You may remember before the last general election that David Cameron made a big noise about democracy, bringing the will of the people into parliament, and so on. Part of this was his Government ‘e-petition’ site, where any petition that gets 100,000 signatures or more will be considered for debate in parliament. In August 2010, Cameron said “One of the points of the new e-petitions website is to make sure that if a certain level of signatures is reached, the matter will be debated in the House, whether we like it or not. That is an important way of empowering people.” All good, commendable stuff.
And so, as I write this in 2012, which e-petition has the most signatures? It’s the petition to drop the Health Bill, tabled by GP Kailash Chand, which as of today has 166,187 signatures, well over Cameron’s limit of 100,000.
The mechanisms of parliament duly engaged and the petition was considered by the Backbench Business Committee. Thanks to the wonders of technology you can see a recording of the meeting here. Skip forward to 1:13 for the discussion on the e-petition, brought by Caroline Lucas and Jonathan Reynolds:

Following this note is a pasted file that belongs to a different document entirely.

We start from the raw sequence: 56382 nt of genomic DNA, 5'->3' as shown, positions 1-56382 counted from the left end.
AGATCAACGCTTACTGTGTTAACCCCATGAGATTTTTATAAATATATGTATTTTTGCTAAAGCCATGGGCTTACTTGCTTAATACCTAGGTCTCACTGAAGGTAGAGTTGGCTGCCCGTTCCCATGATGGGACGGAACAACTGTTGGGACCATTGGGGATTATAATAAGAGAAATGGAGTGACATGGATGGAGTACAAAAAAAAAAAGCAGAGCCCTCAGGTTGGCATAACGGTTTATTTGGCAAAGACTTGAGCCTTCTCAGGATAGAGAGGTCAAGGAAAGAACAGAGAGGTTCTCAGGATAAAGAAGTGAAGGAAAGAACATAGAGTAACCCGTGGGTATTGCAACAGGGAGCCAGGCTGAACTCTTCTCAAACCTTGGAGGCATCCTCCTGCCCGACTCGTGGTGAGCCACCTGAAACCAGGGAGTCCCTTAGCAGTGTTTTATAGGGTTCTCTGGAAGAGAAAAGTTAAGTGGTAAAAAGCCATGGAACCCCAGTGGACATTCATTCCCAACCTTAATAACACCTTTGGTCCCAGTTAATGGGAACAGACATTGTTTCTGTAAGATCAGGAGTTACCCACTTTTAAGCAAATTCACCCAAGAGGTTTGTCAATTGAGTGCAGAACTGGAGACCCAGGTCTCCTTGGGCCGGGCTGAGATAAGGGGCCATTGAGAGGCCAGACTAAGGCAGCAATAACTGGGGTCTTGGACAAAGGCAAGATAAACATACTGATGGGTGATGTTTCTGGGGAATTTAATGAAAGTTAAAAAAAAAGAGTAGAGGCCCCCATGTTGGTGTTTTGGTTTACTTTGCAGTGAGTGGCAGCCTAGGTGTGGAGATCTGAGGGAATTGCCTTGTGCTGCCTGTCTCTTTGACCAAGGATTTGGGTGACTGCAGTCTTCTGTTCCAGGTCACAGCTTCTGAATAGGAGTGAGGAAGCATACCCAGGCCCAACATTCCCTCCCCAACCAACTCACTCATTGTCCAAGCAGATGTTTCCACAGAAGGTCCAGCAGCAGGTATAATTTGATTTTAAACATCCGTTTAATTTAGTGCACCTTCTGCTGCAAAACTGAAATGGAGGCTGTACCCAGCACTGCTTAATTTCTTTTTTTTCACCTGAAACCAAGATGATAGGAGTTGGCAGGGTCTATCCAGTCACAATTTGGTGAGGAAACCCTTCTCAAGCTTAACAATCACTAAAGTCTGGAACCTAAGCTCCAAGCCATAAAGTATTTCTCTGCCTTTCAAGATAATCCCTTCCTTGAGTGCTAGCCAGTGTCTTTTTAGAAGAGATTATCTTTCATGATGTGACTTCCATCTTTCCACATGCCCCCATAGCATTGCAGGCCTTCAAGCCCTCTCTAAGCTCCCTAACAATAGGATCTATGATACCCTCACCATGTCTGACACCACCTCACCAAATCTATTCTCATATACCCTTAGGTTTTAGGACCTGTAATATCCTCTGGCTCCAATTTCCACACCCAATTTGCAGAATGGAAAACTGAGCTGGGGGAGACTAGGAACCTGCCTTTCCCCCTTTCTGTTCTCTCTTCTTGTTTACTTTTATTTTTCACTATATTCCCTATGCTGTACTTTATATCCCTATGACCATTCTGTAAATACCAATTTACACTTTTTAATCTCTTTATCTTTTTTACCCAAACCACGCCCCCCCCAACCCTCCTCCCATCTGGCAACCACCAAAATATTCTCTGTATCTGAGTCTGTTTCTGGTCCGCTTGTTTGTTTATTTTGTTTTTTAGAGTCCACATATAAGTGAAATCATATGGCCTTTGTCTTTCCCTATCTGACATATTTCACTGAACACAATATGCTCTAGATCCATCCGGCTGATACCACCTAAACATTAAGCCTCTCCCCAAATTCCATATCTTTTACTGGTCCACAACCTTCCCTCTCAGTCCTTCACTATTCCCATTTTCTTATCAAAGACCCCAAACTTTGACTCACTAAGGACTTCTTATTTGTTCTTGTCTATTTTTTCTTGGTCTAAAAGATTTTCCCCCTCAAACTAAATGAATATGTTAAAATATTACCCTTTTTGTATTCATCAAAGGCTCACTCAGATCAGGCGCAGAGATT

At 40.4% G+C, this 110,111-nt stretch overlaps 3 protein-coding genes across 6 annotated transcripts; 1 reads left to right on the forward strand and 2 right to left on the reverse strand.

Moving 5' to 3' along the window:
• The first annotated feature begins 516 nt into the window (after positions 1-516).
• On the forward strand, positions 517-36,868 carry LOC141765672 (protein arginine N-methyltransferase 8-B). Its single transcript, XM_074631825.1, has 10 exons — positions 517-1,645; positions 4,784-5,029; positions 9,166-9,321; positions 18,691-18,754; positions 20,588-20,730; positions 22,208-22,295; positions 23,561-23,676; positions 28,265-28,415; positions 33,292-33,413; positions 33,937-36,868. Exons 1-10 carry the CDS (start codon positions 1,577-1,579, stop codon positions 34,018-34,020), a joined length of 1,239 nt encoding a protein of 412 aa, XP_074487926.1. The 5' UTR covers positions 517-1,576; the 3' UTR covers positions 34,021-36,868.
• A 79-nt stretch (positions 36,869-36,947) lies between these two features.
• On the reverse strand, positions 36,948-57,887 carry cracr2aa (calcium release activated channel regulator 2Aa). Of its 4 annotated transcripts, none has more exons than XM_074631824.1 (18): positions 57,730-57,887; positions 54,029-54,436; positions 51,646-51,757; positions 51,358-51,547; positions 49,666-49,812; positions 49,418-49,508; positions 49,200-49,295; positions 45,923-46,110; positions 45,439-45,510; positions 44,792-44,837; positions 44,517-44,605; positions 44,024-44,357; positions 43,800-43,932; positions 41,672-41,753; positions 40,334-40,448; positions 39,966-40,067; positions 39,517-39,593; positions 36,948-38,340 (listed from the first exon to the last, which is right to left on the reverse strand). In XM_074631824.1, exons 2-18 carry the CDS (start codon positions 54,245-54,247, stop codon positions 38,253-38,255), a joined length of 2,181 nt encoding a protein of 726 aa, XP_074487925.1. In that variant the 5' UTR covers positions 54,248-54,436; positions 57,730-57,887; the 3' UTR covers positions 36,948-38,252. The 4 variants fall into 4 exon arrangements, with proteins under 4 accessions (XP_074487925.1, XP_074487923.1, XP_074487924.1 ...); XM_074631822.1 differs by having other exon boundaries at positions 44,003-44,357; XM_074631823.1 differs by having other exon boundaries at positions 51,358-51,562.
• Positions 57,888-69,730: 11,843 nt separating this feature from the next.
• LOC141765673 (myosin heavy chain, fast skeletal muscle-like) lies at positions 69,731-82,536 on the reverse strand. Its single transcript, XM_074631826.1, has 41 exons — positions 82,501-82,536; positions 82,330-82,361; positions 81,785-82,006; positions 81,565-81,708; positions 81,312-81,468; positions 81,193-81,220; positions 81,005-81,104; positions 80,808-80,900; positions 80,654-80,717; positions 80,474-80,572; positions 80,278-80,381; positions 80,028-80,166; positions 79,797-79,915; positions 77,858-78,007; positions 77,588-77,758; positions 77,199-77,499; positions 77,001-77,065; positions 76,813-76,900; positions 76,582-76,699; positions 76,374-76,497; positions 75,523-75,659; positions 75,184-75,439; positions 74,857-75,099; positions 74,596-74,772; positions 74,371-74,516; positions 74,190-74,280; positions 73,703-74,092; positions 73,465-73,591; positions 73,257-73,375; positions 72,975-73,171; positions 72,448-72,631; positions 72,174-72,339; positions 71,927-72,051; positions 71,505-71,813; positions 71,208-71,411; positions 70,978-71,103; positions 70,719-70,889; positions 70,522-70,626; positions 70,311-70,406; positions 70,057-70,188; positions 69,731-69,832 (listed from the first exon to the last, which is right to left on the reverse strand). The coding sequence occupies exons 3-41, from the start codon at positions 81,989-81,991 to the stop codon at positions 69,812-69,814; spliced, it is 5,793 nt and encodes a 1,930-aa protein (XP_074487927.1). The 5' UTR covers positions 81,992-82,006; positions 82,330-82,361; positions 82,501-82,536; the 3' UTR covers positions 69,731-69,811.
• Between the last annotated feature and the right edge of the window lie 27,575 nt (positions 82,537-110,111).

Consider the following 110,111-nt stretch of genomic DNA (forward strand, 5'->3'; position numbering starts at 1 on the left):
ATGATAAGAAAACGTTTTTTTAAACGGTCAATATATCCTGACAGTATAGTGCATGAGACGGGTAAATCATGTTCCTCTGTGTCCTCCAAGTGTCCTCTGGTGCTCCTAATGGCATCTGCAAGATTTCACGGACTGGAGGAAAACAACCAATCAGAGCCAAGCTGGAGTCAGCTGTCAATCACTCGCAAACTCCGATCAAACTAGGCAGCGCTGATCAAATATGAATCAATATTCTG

It’s about ten minutes for the bit about the e-petition. If you want to see how hollow coalition promises of democracy are, give it a watch. Who was the most critical of the idea of a debate? Liberal Democrat John Hemming.
Big Society? Democratic engagement? Only if you agree with what the coalition is going to do anyway. Cameron’s lie about the e-petitions is small compared to ‘no top-down reorganisation of the NHS’, but it is another lie, no matter how you look at it.
Lie to get elected then ignore the public - maybe not a new idea, but the coalition is really rubbing it in our faces.